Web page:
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June 21, 2013
Stop emissions leaks before they start
By Timothy P Fagan, Senior Legal Editor - EHS

Emissions from a leaky valve may not seem like a big deal, but what if a facility had hundreds or even thousands of valves, plus other piping components and equipment that could potentially leak?

In larger facilities, volatile organic compound (VOC) and hazardous air pollutants (HAP) emissions from leaking piping components and equipment can quickly add up, which is why EPA includes leak detection and repair (LDAR) requirements in numerous regulations.   

Identifying Leaks

Emissions from leaks are considered fugitive emissions because they cannot reasonably pass through a stack.  To help identify leaks, EPA developed a test method, known as Method 21, for the determination of VOC leaks from process equipment, including valves, pumps, compressors, pressure relief valves, flanges, connectors, and other piping components.

LDAR Programs

Numerous federal regulations require the implementation of LDAR programs, which are generally composed of four steps:

  1. Identify components to be included in the program;
  2. Conduct routine monitoring of identified components;
  3. Repair any leaking component; and
  4. Record and report monitoring results.

While all LDAR programs are similarly composed, the specifics of each program are unique depending on the source and the applicable standard; even the definition of what constitutes a "leak" varies among standards. Therefore, it is important to carefully review the requirements of the applicable standard before implementing an LDAR program.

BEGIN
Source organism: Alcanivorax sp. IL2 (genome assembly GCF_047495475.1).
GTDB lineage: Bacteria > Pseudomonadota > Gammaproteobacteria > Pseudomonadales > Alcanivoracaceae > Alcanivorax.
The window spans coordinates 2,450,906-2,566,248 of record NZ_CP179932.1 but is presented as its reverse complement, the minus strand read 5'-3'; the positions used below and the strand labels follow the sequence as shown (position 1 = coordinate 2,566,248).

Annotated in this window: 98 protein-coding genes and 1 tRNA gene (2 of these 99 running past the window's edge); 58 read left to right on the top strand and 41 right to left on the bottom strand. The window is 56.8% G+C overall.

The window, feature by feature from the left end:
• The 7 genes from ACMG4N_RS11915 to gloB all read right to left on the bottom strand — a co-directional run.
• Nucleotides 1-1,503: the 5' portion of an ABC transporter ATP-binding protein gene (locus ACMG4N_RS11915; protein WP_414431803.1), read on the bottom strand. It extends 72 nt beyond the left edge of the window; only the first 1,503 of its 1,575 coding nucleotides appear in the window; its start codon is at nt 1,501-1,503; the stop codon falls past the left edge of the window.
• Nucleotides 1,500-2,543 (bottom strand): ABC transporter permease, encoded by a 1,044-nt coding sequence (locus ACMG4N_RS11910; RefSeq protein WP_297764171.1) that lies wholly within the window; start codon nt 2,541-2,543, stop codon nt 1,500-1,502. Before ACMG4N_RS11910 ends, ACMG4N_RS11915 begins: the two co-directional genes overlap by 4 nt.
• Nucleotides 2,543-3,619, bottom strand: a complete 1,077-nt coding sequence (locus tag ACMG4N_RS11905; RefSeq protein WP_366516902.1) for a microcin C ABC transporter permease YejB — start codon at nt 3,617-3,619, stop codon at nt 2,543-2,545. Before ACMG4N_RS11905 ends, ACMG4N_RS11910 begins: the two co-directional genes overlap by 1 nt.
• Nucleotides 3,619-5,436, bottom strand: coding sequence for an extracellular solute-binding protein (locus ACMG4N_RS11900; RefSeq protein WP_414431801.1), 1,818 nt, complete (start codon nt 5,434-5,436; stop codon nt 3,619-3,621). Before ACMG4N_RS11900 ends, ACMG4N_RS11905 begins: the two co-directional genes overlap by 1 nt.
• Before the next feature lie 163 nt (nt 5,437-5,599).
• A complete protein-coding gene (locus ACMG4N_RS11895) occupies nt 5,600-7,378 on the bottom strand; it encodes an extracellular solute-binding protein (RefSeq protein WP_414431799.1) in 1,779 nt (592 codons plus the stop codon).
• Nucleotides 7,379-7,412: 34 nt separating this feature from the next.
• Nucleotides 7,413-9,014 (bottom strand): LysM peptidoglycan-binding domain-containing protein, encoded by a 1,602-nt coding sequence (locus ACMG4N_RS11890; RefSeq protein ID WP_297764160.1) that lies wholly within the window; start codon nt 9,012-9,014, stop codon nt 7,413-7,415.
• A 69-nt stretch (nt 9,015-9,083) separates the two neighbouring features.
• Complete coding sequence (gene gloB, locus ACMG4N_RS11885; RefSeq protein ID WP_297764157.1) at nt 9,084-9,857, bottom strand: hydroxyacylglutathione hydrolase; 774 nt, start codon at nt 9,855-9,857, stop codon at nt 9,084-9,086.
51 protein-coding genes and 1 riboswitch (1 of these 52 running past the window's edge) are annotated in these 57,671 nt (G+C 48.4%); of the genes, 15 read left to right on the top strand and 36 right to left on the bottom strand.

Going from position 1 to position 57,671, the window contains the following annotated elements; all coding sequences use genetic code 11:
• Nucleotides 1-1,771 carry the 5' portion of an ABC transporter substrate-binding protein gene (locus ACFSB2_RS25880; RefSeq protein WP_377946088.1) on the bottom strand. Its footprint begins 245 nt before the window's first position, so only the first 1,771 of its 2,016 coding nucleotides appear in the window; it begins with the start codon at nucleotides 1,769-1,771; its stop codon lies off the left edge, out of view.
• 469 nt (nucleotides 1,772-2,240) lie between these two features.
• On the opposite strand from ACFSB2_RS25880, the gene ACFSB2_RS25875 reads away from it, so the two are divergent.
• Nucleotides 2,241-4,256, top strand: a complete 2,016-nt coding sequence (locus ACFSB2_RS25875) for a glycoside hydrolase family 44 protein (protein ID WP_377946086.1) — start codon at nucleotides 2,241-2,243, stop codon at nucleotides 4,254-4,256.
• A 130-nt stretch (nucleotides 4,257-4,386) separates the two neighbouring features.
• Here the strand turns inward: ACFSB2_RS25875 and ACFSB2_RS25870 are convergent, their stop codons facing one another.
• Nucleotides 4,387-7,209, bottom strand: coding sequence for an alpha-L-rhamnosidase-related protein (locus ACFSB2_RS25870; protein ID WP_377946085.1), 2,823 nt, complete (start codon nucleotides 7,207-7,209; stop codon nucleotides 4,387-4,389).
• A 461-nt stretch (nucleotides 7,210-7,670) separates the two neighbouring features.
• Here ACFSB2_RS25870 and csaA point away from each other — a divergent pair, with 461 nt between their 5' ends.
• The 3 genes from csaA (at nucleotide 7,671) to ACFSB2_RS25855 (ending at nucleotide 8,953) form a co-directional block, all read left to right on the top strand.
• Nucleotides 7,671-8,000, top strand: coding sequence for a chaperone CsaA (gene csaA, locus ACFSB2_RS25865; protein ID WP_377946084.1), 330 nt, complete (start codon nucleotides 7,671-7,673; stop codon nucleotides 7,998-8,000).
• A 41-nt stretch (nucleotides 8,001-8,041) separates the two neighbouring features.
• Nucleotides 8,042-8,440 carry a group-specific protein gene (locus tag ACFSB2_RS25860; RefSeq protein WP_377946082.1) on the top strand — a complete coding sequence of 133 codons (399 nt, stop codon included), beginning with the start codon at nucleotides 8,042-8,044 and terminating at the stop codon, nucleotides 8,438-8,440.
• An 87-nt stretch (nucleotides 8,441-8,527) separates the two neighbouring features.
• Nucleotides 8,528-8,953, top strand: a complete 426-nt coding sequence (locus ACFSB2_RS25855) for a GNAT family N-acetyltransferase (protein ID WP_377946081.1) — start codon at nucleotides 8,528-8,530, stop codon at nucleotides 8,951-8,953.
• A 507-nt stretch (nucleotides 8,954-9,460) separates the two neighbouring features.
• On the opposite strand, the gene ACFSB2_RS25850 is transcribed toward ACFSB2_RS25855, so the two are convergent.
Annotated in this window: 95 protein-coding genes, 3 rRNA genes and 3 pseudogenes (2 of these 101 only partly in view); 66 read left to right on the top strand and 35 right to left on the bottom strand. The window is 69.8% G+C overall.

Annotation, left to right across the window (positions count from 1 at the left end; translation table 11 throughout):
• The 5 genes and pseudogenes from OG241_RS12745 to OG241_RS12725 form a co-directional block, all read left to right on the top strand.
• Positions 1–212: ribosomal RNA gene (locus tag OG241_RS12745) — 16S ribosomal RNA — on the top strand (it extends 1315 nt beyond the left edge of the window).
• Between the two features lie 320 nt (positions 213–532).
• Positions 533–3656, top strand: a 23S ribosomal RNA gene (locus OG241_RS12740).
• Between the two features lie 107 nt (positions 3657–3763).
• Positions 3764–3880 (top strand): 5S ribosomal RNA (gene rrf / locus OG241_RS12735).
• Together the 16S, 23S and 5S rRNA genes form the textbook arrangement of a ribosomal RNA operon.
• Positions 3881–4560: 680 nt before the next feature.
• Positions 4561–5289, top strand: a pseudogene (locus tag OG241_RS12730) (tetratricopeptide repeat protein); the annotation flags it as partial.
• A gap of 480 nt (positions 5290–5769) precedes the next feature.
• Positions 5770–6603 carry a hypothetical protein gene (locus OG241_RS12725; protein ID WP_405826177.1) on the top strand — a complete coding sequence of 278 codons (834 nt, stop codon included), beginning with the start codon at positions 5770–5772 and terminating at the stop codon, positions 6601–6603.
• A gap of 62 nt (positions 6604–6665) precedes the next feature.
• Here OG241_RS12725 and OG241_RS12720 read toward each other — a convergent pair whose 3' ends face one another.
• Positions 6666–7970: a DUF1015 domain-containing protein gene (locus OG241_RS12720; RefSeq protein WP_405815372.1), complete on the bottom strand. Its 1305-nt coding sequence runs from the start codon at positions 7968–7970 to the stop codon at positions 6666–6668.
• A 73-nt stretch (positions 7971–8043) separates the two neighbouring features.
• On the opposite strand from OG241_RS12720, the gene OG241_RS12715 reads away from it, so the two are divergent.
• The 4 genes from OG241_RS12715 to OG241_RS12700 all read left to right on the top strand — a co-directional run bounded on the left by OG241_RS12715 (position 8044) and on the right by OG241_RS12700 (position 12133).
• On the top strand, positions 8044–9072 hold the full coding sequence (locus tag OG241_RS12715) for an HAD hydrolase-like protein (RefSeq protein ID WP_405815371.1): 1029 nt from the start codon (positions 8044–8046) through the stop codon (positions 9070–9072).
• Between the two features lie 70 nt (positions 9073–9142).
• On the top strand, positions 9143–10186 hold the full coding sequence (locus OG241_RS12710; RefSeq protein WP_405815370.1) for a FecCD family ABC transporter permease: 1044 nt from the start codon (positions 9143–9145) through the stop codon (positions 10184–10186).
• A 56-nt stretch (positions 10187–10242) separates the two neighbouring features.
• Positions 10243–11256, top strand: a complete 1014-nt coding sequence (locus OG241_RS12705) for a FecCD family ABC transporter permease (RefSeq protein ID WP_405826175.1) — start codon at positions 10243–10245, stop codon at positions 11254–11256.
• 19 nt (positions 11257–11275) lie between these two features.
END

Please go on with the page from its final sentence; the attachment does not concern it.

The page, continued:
When implementing an LDAR program, beware of the following common problems that may occur and possibly result in EPA enforcement action:

  • Improper identification or failure to identify and/or monitor all the regulated components;
  • Improper monitoring techniques;
  • Improper maintenance of the monitoring device;
  • Failure to repair components within specified time frames; and
  • Failure to maintain necessary records and submit required reports.

In addition to those regulations necessitating an LDAR Program, there are many more regulations requiring the use of Method 21 monitoring without the implementation of a formal LDAR Program.

Benefits of LDAR

Effective LDAR can positively impact a facility in many ways, such as:

  • Reducing product losses.  In many cases, emissions are lost product, and lost product is lost revenue.
  • Improving health and safety.  Reducing fugitive emissions makes for a safer working environment and reduces employee exposure VOCs and HAPs at the facility, as well as reducing the exposure of the surrounding community. 
  • Reducing emissions fees.   Many states levy fees for the quantity of pollutants emitted.  Reducing leaks reduces emissions and reduces emissions fees.
  • Avoiding fines, enforcement actions, and bad publicity.  EPA has identified leaking equipment as the largest source of HAP emissions from refineries and chemical manufacturing facilities.  As a result, the agency has included LDAR as a national enforcement priority.

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